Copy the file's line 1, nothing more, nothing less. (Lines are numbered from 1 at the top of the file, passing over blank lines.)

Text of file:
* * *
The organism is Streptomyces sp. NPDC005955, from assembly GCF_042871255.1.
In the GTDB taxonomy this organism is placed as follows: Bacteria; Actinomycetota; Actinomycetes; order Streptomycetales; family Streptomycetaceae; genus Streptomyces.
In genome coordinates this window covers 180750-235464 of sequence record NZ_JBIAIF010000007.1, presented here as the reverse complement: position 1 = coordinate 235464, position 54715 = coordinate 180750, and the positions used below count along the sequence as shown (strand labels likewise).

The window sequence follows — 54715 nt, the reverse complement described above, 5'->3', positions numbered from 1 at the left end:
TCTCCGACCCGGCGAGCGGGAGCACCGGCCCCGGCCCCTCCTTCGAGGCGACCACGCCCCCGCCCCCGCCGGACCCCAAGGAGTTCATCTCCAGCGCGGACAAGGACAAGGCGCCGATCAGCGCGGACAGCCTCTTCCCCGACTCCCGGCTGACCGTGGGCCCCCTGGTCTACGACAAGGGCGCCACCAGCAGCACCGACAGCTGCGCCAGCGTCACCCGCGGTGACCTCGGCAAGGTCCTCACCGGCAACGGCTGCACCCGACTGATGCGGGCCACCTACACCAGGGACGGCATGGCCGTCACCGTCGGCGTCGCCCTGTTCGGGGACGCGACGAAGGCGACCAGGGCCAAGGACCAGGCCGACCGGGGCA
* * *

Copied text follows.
The organism is Streptomyces sp. NPDC005955, from assembly GCF_042871255.1.